Ben Akerley: That whole story is quite fascinating for many reasons. First of all, because Lot was singled out as worthy of being saved out of everybody in the city of Sodom, Jehovah sent to angel emissaries to warn him that the city was going to be burned, and he should flee with his wife and two daughters to be spared of the fire and brimstone that was imminently going to be rained down from heaven and destroy both Sodom and her sister city of Gomorrah - by the way, according to the New Testament, for "general wickedness," not just for butt fucking. And what happened is that these angel emissaries were so hot that when the men of Sodom saw them go into Lot's house, they banged on the door and said, "Hey, bring these guys out so we can get it on with them." In the biblical words, "We may know them." And, of course, "know" in seventeenth century English means "have intercourse with" them. So it's very clear that they wanted a gang bang. They wanted to gang rape these two emissaries. And what Lot did immediately was to say that they should not do that because it would be violating the rules of hospitality. As much as it would be a sexual assault, it was just as outrageous a violation of Middle Eastern hospitality that it would be done to his guests, who were literally in a safe haven, in a safe house, and should not in any way be put in danger. So it was a double whammy that they were asking to rape the men and they were asking Lot to violate his code of being a host and protecting anybody who was under his roof. So he freely offers his daughters and says, "Do what you wish with my virgin daughters." He was even giving them virgin daughters. In other words, he was giving them unused material to go ahead and have their way with. But no, no, no. They were much more interested in the rear ends of the houseguests than the front ends of Lot's daughters. And, therefore, they were struck with blindness immediately. And, in groping around, there was much confusion.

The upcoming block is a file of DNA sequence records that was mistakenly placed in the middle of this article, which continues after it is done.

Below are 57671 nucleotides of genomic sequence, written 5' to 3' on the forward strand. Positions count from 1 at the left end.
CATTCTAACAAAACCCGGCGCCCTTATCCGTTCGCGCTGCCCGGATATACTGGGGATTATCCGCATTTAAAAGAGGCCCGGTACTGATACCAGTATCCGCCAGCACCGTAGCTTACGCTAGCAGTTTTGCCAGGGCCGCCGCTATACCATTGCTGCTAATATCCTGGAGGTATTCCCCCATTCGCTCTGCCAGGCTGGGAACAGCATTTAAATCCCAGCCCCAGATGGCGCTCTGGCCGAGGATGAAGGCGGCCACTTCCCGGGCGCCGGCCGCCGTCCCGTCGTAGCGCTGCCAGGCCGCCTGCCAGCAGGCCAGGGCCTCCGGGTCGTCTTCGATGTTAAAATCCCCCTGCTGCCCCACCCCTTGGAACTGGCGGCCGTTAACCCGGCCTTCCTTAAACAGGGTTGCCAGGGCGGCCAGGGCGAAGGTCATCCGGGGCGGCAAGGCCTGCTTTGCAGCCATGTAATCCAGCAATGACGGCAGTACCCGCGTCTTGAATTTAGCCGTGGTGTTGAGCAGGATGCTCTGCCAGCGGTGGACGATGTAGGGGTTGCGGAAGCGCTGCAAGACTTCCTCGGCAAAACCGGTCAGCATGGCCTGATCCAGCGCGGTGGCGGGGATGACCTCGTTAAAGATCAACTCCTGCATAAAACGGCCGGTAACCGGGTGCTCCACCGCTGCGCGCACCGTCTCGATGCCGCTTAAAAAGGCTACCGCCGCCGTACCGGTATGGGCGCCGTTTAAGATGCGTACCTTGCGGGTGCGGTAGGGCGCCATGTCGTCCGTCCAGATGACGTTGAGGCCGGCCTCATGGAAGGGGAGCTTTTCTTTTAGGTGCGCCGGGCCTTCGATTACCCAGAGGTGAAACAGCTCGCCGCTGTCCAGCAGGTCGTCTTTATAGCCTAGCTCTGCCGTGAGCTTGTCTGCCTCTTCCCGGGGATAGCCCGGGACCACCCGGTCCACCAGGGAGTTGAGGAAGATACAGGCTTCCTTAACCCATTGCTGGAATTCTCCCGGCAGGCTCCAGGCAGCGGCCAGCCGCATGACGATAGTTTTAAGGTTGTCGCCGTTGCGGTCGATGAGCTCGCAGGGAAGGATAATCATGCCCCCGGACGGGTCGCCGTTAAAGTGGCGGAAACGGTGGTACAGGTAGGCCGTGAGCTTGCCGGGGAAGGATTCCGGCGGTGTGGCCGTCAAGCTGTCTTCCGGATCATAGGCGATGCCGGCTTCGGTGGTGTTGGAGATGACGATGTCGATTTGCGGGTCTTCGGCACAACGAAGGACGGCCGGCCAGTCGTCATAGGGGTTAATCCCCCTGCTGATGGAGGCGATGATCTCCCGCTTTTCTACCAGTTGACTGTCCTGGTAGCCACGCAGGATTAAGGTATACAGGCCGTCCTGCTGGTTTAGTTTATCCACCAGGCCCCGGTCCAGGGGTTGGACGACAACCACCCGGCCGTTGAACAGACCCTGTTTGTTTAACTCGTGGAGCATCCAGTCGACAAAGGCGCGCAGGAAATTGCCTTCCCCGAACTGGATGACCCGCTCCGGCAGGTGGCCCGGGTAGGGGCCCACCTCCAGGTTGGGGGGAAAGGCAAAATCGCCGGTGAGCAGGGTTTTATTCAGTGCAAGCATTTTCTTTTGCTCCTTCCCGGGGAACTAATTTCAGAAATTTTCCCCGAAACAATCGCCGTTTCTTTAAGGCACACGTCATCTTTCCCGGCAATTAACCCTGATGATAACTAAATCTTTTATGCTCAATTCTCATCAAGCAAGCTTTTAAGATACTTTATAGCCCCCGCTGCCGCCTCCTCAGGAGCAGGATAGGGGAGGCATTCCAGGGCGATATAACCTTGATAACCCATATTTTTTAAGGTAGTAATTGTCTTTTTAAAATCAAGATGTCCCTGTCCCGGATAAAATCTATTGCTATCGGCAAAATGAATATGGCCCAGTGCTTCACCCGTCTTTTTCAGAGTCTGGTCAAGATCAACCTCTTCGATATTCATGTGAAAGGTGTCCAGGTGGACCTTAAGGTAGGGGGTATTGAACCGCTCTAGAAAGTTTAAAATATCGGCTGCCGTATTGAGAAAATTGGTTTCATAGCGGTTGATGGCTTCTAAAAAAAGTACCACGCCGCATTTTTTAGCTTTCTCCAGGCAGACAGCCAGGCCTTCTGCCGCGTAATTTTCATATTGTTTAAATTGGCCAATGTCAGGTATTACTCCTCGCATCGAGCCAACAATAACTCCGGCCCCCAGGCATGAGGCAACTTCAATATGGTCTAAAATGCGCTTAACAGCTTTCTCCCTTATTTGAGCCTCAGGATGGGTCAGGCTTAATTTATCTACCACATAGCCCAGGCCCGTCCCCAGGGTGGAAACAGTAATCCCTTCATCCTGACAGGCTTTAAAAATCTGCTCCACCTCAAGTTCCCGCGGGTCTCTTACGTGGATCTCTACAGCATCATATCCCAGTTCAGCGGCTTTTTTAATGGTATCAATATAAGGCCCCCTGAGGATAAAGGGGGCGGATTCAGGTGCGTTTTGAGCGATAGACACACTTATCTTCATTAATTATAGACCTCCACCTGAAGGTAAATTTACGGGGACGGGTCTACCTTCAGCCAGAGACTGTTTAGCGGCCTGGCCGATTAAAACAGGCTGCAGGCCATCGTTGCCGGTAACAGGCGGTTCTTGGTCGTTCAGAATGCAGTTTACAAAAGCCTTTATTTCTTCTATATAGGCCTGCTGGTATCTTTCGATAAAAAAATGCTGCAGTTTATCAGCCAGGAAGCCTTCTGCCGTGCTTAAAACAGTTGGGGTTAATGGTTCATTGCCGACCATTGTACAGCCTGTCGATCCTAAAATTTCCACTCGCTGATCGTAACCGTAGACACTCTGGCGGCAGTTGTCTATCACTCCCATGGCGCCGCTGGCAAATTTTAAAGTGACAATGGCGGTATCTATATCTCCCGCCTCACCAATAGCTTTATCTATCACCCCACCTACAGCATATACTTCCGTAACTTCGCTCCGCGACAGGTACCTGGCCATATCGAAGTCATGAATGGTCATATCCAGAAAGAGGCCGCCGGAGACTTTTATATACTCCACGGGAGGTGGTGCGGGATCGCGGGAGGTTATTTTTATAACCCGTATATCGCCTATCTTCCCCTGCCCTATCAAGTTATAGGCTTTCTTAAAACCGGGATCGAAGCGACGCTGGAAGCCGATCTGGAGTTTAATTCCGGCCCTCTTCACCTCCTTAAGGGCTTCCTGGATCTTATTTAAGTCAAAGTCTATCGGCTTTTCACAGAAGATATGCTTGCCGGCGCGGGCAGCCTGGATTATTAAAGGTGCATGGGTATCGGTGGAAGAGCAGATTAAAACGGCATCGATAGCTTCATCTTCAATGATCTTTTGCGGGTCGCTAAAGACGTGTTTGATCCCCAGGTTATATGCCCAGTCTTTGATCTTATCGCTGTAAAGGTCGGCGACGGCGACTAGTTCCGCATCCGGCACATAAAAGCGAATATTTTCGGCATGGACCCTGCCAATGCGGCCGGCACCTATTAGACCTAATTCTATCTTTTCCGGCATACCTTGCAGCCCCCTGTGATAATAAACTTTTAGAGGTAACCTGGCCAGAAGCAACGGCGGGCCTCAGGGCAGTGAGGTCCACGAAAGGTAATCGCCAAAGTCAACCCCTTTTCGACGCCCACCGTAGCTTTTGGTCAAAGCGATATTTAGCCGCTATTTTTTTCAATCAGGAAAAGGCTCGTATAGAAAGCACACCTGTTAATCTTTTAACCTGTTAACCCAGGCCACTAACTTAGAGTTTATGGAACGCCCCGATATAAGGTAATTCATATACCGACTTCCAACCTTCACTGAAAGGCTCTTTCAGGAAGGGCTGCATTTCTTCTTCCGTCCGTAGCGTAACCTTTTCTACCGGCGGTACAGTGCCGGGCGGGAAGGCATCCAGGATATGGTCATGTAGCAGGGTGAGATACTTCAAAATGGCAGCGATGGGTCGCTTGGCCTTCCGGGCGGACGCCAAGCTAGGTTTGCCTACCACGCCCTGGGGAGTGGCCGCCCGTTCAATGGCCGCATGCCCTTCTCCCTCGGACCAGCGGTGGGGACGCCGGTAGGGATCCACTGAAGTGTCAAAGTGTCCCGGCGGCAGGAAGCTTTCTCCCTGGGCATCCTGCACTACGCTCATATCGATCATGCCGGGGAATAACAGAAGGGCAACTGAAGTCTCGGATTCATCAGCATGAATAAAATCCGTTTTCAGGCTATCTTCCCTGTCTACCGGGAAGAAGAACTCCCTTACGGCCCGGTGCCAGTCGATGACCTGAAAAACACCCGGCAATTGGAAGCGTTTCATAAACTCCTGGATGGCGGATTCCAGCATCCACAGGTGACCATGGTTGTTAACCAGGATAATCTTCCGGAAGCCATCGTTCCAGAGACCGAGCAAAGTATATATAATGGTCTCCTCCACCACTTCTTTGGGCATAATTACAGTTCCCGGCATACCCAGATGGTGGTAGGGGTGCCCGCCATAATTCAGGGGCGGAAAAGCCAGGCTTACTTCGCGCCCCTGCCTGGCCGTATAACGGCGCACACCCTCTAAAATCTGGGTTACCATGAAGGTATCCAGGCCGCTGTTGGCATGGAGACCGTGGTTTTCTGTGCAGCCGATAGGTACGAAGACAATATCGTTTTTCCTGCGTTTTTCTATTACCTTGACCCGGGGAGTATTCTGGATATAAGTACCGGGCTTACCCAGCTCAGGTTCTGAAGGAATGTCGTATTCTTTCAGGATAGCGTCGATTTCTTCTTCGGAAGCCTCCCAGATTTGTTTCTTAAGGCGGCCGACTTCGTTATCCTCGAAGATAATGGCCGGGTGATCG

At that point, Lot decided to leave, and when he and his daughters headed for a cave near a city called Zoar. Just before they got there, his wife turned around longing for what she was leaving behind and was warned not to do that. And, of course, the mythological story tells that she turned immediately into a pillar of salt. And upon arrival in this cave, where they were perfectly safe, the daughters decided that they should see that their clan continued since obviously everybody else in that tribe had been annihilated. So the first night, the older daughter got Lot drunk and had intercourse with him and the second night, the younger daughter got it on with her father after getting drunk. And both became pregnant by him.